I insist that anyone who visits Chile takes some time to visit this museum. The museum highlights the violations of human rights committed by the Chilean government from 1973-1990. The museum lays light on the fight and what Chilean citizens had to do to survive during the military coup. To understand Chile and it's people visitors must visit this museum.

Exit the Quinta Normal metro station and walk one minute to the east towards the museum. There are also many other museums located very close to this metro station including; Museo de Ciencias y Technologia, Museo Nacional de Historia Natural, and Museo Ferroviario Santiago.

Never forget Never forget

Plaza de Armas

Centrally located is the heart of the city, Plaza De Armas. The surrounding buildings are exquisite and include the Metropolitan Cathedral of Santiago, Central Post Office and the Palacio de la Real Audiencia de Santiago. Spend an afternoon in this area browsing through the small shops, eating at the local restaurants and sipping coffee in the nearby cafes.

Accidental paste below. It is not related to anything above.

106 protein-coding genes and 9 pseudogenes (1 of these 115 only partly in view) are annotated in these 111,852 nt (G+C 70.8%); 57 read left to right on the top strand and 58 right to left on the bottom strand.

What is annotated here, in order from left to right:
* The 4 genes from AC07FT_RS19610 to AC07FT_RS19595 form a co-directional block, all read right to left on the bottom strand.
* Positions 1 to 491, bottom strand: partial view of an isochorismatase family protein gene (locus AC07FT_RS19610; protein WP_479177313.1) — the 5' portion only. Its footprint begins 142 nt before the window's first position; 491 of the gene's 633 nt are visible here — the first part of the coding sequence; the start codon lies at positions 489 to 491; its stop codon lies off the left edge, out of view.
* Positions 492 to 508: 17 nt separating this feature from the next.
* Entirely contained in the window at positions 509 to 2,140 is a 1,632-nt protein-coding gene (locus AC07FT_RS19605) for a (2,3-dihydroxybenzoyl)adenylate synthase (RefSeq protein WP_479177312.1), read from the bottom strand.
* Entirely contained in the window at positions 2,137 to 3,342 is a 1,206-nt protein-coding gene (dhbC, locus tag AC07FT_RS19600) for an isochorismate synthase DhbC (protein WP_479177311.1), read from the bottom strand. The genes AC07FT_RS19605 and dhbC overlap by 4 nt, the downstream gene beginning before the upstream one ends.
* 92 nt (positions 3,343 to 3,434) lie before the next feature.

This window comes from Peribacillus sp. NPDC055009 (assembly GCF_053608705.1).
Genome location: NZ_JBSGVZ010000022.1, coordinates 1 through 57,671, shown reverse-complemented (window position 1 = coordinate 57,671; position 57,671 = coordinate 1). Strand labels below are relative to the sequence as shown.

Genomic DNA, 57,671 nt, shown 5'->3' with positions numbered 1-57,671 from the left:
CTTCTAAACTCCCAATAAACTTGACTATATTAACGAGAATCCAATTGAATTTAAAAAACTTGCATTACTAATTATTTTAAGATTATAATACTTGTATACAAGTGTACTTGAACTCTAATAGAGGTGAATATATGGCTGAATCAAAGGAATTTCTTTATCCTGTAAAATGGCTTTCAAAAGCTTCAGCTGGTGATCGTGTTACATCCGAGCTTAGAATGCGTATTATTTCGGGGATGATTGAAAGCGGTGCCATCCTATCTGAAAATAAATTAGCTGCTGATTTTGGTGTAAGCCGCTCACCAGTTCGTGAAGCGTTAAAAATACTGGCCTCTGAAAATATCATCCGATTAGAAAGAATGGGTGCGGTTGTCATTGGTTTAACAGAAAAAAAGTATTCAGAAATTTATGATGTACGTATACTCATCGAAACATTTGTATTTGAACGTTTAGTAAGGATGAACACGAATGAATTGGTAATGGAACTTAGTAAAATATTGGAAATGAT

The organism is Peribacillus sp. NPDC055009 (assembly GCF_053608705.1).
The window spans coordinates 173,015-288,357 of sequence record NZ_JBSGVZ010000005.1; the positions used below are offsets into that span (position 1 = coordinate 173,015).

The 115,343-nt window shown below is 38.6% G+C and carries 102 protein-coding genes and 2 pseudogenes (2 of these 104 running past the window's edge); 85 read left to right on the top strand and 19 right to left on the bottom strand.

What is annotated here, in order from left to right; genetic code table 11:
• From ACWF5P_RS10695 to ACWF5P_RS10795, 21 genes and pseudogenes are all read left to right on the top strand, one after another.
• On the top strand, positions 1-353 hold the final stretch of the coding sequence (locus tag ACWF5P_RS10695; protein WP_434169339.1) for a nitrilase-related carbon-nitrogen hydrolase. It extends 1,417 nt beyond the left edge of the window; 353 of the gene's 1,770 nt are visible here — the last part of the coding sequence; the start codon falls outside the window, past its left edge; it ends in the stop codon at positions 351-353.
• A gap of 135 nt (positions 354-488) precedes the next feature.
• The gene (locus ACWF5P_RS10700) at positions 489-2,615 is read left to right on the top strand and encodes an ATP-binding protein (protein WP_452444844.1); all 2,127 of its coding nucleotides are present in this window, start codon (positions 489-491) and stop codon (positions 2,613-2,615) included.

Get off of the 'Plaza de Armas' metro station and bam you are there.

Chilean horse, Gabe said this has been around since he went to Chile when he was a kid. Chilean horse, Gabe said this has been around since he went to Chile when he was a kid.

Concha y Toro vineyard

Concha y Torro is the largest and most famous winemaker in Chile. Book reservations for the tour ahead of time online and arrive 15-20 minutes before your scheduled tour time. The guide takes guests around the vineyard, and there is an area where people can try different varieties of grapes straight from the vine. The tour takes visitors through their wine making process and the corresponding rooms.

The on-sight restaurant has a fantastic menu and a vast collection of Concha y Torro wines. I recommend the 'pastel de choclo,' which is a sweet corn pie with spiced ground beef, paired with a Carmenere.

The tour is 9,000CP and includes 3 generous glasses of wine and an engraved glass.

Getting to the vineyard is easy, but it takes quite a bit of time. Take the blue line to Las Mercedes Station and exit through 'Concha y Torro Poniente'. From there you can bus numbers 73, 80 and 81 which costs 650CP. Taking a taxi from the metro station will cost 4,000CP.

Our first glass. Our first glass.